Earlier today, a road junction in the center of the Turkish capital go Ankara was hit by two blasts. Turkey’s Interior Ministry reports that at least 86 people have died in the terror attacks; 186 people are reported wounded.
The attacks — probably carried out by suicide bombers — took place at a rally where all civil society was present: members of the Confederation of Public Sector Trade Unions (KESK), Confederation of Progressive Trade Unions (DİSK), Turkish Union of Engineers and Architects’ Chambers (TMMOB), The Turkish Doctor’s Association (TTB) and — last but not least — the Kurdish HDP party. Many ethnic Turks and Kurds were present. They came to the rally to promote peace and to voice their opposition to the Turkish government’s bombing of PKK targets in Syria and the southeast of Turkey.
As the video above shows, the bombs exploded at the moment the protesters were singing and dancing. They joined hands and were trying to make it a day of celebration; a day of unity.
HDP leader Selahattin Demirtaş rightfully said immediately after the attack that it reminded him of terror attacks in the cities of Diyarbakir and Suruç earlier this year. In those attacks, respectively, 2 and 32 people were killed.
Although nothing is known about the identity of the terrorists responsible for today’s attack many believe it’s likely that ISIS or another radical Islamic terrorist group is behind it. ISIS carried out the bombing of Suruç which targeted Kurdish protesters and activists — just like today’s attack.
Hundreds of thousands of self-proclaimed refugees from the Middle East (many of them are actually gold diggers who are coming to Europa in order to live off the government’s dime) have arrived in Europe in recent months. This mass exodus out of especially Syria has been partially fueled by German Chancellor Angela Merkel’s promise that her country would take in all the refugees it had to take in.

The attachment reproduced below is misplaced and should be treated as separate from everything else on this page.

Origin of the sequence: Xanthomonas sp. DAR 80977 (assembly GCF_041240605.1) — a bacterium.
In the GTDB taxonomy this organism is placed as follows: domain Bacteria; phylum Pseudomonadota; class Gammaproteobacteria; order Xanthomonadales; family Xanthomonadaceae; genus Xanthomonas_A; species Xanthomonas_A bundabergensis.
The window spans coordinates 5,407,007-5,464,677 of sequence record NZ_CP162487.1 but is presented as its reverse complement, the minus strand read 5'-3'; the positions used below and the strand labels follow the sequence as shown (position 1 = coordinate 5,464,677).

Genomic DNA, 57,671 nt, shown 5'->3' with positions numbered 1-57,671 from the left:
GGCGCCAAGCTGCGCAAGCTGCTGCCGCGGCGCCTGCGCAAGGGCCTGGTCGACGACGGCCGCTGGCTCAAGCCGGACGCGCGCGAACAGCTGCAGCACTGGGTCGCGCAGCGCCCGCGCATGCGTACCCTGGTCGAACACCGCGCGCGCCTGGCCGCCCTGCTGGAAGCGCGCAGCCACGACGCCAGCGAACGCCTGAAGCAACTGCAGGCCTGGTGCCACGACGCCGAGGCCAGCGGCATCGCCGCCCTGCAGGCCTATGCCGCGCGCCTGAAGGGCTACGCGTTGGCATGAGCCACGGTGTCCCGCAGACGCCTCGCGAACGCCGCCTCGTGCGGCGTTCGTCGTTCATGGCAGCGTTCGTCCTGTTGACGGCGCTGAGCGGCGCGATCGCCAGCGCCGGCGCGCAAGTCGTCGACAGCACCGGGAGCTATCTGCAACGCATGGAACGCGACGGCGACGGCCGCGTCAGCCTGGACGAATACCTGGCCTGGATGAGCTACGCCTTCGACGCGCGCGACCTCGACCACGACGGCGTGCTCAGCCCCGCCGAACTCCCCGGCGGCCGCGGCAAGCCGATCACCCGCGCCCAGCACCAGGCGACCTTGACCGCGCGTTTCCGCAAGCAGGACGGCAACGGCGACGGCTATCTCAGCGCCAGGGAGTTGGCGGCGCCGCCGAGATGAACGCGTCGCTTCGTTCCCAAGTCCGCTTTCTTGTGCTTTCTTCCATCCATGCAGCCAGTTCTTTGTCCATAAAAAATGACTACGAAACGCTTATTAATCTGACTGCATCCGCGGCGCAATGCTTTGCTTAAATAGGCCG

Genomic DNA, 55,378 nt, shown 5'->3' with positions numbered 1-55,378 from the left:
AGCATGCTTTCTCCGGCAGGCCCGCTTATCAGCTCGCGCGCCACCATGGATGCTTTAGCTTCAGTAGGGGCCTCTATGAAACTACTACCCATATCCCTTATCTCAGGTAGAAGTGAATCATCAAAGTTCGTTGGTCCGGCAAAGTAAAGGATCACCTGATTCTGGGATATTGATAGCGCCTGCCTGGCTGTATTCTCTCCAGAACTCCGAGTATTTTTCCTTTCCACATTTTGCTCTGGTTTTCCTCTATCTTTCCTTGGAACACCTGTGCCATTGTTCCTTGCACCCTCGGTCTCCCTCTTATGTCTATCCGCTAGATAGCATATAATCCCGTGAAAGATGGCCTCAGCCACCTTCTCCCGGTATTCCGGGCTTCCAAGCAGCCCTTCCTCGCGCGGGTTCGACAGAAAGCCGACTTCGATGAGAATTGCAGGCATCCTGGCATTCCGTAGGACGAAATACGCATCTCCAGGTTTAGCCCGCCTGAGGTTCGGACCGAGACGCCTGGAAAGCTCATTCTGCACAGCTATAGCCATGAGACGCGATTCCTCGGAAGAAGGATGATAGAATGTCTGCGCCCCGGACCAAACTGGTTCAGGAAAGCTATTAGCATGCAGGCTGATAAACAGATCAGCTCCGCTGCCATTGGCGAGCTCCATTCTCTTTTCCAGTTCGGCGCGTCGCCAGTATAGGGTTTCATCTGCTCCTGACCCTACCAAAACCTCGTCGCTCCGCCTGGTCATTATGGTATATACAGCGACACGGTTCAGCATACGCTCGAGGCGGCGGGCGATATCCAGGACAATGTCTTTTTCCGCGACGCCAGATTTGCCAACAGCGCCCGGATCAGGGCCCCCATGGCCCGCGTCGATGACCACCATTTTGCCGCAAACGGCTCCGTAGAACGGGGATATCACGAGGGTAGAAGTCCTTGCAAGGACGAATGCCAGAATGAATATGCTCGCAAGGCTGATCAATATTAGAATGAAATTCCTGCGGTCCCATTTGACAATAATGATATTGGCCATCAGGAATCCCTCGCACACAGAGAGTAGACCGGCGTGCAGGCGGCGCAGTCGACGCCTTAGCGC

The only problem? She got more than she bargained for. Much more. And the same goes for the rest of Europe.
In fact, so many “refugees” have made their way to the Old Continent that West European governments are having a hard time dealing with them. In the Netherlands alone, refugee centers are overwhelmed. As a result, the Dutch government has now announced that many refugees with a residence permit will be moved into normal homes. This means that these newly arrived immigrants will live in houses originally meant for Dutch citizens. The latter may have been waiting on waiting lists for years, but to no avail; refugees are given priority.
As a result of the exponential growth of refugee centers and the housing issues, the normally complacent Dutch citizens have started to riot. And no, I don’t mean that figuratively: they’re literally blocking roads and even attacking government officials, as happened a few days ago in the small town of Oranje. Undersecretary of Asylum Klaas Dijkhoff visited the town last Tuesday to explain why the local refugee center had to take in 700 extra asylum seekers. The result? Inhabitants of Oranje blocked highways leading into their town, and even attacked the undersecretary’s car. The woman in the picture below threw herself in front of his car when he tried to leave — which made her famous.
What’s most remarkable about this is that the protesters are normal people, not diehard activists with a long history of anti-immigrant activities. The reason, of course, is that the average Dutchman is fed up. This is no fringe movement; the protesters gave voice to the worries and anger of ordinary Dutch voters. They’ve had enough. They’re no longer willing to sit and be quiet while their neighborhoods, villages and cities are transformed beyond all recognition because of mass immigration.